Like Phil Peters himself, our very first Fellow hailed from the State of Iowa. After undergraduate years noted by an internship in the Office of the Vice President of the United States, Keith received his graduate degree in Urban and Regional Planning at the University of Iowa. Since then, Keith has remained in Northeastern Illinois in public planning roles. After stints in Barrington and Downer's Grove, Keith now serves as Assistant Village Manager in Brookfield, Illinois. In that role, he wears many hats including Director of the Building and Planning Department and Village Treasurer. Keith remains active with the Peters Fellowship Program, as member of the Advisory Committee.
What attracted you to the Phillip D. Peters Regional Planning Fellowship Program?
I was fascinated by the idea of a regional agency in the Chicagoland area. I knew I wanted to be in Chicago and this fellowship could provide the experience I was seeking after my first year of graduate school.
What kinds of projects did you work on during your fellowship? What benefit do you believe they contributed the Northeastern Illinois region?
Many of the projects that I worked on ten years ago were the foundation for the Biodiversity Recovery Plan, and the plans leading up to the GO TO 2040 Plan. "Cutting edge" storm water pilot project ten years ago are now regularly implemented in municipalities all over the region. Not only do I work to implement them in the community I work for, but I also feel like I was part of building this foundation.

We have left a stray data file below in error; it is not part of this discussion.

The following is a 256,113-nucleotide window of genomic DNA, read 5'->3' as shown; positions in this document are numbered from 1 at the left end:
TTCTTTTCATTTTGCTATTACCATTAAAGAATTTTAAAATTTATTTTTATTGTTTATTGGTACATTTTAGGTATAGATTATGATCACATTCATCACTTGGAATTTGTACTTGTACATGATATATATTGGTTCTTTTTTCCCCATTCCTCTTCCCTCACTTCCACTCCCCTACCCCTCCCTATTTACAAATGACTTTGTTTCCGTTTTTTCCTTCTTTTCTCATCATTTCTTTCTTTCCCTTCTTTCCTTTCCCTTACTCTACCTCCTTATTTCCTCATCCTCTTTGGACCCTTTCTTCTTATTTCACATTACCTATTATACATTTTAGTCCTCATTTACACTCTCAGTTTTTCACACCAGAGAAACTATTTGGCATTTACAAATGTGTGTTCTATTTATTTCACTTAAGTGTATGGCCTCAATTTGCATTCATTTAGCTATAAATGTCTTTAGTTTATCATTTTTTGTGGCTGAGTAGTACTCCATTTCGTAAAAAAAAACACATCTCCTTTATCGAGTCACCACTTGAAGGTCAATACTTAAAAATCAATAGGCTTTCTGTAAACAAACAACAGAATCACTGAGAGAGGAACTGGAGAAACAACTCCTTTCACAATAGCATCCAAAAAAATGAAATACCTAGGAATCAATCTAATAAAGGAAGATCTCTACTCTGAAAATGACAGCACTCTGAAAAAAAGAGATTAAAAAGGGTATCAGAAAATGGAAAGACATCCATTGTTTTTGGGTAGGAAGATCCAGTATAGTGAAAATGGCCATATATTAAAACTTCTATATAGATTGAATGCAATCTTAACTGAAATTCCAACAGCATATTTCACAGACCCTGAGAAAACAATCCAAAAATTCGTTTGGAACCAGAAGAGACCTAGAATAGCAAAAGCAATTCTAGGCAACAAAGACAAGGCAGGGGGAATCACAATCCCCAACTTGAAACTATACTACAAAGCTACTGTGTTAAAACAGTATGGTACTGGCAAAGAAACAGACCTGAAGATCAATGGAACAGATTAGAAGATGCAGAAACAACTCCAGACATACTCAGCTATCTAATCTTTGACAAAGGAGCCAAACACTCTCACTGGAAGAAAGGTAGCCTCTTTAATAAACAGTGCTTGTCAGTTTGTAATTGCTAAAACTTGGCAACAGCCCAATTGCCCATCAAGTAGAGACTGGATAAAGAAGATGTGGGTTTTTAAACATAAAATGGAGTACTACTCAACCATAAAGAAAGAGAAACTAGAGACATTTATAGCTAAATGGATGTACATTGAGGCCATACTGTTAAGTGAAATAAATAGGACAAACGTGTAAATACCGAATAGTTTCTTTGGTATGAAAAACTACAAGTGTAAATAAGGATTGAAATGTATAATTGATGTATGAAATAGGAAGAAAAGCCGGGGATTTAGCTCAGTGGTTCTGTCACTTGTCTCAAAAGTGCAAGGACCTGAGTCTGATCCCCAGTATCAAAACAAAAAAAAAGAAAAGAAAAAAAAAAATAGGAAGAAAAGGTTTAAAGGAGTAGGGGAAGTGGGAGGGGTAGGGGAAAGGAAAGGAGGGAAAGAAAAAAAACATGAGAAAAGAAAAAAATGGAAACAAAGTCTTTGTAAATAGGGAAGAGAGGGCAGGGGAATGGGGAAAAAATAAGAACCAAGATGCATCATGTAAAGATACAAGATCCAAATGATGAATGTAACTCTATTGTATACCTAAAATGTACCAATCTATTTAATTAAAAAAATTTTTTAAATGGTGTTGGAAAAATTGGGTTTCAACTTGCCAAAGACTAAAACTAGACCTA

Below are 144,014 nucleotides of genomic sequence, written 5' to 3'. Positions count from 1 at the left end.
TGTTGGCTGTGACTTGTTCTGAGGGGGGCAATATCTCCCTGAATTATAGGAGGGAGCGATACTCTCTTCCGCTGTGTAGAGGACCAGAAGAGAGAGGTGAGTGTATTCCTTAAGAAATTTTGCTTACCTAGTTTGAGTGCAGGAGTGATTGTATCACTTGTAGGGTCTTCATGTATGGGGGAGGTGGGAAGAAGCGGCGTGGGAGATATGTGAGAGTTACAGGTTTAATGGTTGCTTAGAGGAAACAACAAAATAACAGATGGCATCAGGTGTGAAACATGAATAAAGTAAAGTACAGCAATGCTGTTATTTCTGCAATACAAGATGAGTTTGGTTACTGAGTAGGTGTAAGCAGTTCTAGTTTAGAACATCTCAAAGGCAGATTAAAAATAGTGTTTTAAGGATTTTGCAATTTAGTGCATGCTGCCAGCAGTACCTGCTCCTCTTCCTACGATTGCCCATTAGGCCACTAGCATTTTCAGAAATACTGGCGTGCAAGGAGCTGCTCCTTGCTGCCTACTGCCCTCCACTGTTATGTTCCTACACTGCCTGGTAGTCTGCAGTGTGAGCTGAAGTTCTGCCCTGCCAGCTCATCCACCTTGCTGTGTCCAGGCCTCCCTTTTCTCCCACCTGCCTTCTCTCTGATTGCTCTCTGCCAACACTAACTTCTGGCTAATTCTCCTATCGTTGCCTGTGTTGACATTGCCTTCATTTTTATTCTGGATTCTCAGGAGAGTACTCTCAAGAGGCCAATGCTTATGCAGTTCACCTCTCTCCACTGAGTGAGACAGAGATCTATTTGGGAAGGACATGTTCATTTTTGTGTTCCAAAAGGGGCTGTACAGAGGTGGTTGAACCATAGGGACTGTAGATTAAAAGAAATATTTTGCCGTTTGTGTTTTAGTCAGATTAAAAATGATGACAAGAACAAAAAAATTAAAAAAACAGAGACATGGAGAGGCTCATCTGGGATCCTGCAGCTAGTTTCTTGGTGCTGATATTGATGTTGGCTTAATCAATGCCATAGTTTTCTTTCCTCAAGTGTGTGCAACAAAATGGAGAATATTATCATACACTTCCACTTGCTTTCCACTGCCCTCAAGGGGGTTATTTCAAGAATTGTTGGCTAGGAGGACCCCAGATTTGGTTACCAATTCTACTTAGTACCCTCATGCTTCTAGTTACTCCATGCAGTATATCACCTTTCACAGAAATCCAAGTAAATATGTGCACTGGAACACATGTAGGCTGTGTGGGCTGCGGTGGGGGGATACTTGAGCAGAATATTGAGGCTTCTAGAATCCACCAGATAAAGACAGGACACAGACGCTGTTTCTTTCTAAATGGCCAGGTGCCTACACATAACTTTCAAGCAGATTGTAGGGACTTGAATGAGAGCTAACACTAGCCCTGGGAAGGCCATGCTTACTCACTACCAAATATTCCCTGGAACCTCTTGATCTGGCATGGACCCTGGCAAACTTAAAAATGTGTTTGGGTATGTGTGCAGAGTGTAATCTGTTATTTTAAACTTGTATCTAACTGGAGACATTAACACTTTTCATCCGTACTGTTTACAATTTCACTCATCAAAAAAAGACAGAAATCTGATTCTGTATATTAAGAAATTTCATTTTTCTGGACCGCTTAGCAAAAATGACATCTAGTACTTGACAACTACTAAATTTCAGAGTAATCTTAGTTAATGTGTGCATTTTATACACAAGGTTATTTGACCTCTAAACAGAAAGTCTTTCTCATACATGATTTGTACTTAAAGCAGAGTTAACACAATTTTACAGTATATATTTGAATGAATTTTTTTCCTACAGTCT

How did the Fellowship help to shape your career path?
The Northeastern Illinois Planning Commission provided the foundation for my regional knowledge. My summer allowed me to have experiences and make connections that have continued to help me over the past decade.
What did you find to be special about CMAP (or NIPC)?
As the first Peters Fellow the program was in its infancy. The entire NIPC family embraced the program and made sure that my fellowship was incredibly beneficial.
What makes the Northeastern Illinois region a special place to work as a regional planner (or related field)?
Northeastern Illinois is a vast and complex web of local governmental bodies desperately in need of a comprehensive regional approach to solving problems. That is what makes planning interesting.
What are you doing professionally now?
I am currently the Assistant Village Manager for the Village of Brookfield, Illinois. I manage Planning and Economic Development responsibilities of the Village. The connections gained during my fellowship and our experiences in Chicago led my wife and I to settle here after growing up in Iowa.
Why is regional planning an important function in a metropolitan region?
Attempting to solve complex problems with regional implications require regional solutions. So many planning issues we face can be more efficiently and effectively solved when a regional approach is embraced.